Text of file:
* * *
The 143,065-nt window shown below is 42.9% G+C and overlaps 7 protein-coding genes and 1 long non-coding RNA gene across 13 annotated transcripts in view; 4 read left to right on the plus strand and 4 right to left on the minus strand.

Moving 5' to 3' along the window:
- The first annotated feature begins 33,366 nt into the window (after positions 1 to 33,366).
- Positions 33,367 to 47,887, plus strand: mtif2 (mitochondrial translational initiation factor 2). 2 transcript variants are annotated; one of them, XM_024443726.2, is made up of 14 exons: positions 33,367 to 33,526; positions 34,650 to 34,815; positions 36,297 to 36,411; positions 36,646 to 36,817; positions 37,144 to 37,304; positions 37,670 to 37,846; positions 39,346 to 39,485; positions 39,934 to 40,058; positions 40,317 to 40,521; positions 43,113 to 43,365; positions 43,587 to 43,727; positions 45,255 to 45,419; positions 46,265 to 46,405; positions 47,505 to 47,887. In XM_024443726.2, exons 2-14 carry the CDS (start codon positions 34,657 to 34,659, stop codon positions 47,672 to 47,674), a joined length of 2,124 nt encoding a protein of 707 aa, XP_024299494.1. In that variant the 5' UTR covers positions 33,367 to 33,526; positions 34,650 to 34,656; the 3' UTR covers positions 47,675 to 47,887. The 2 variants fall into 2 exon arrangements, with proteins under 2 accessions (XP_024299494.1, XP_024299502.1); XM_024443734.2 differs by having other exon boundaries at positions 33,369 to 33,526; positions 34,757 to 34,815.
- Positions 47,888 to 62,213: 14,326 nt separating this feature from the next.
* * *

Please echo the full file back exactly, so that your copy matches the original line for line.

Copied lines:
The 143,065-nt window shown below is 42.9% G+C and overlaps 7 protein-coding genes and 1 long non-coding RNA gene across 13 annotated transcripts in view; 4 read left to right on the plus strand and 4 right to left on the minus strand.

Moving 5' to 3' along the window:
- The first annotated feature begins 33,366 nt into the window (after positions 1 to 33,366).
- Positions 33,367 to 47,887, plus strand: mtif2 (mitochondrial translational initiation factor 2). 2 transcript variants are annotated; one of them, XM_024443726.2, is made up of 14 exons: positions 33,367 to 33,526; positions 34,650 to 34,815; positions 36,297 to 36,411; positions 36,646 to 36,817; positions 37,144 to 37,304; positions 37,670 to 37,846; positions 39,346 to 39,485; positions 39,934 to 40,058; positions 40,317 to 40,521; positions 43,113 to 43,365; positions 43,587 to 43,727; positions 45,255 to 45,419; positions 46,265 to 46,405; positions 47,505 to 47,887. In XM_024443726.2, exons 2-14 carry the CDS (start codon positions 34,657 to 34,659, stop codon positions 47,672 to 47,674), a joined length of 2,124 nt encoding a protein of 707 aa, XP_024299494.1. In that variant the 5' UTR covers positions 33,367 to 33,526; positions 34,650 to 34,656; the 3' UTR covers positions 47,675 to 47,887. The 2 variants fall into 2 exon arrangements, with proteins under 2 accessions (XP_024299494.1, XP_024299502.1); XM_024443734.2 differs by having other exon boundaries at positions 33,369 to 33,526; positions 34,757 to 34,815.
- Positions 47,888 to 62,213: 14,326 nt separating this feature from the next.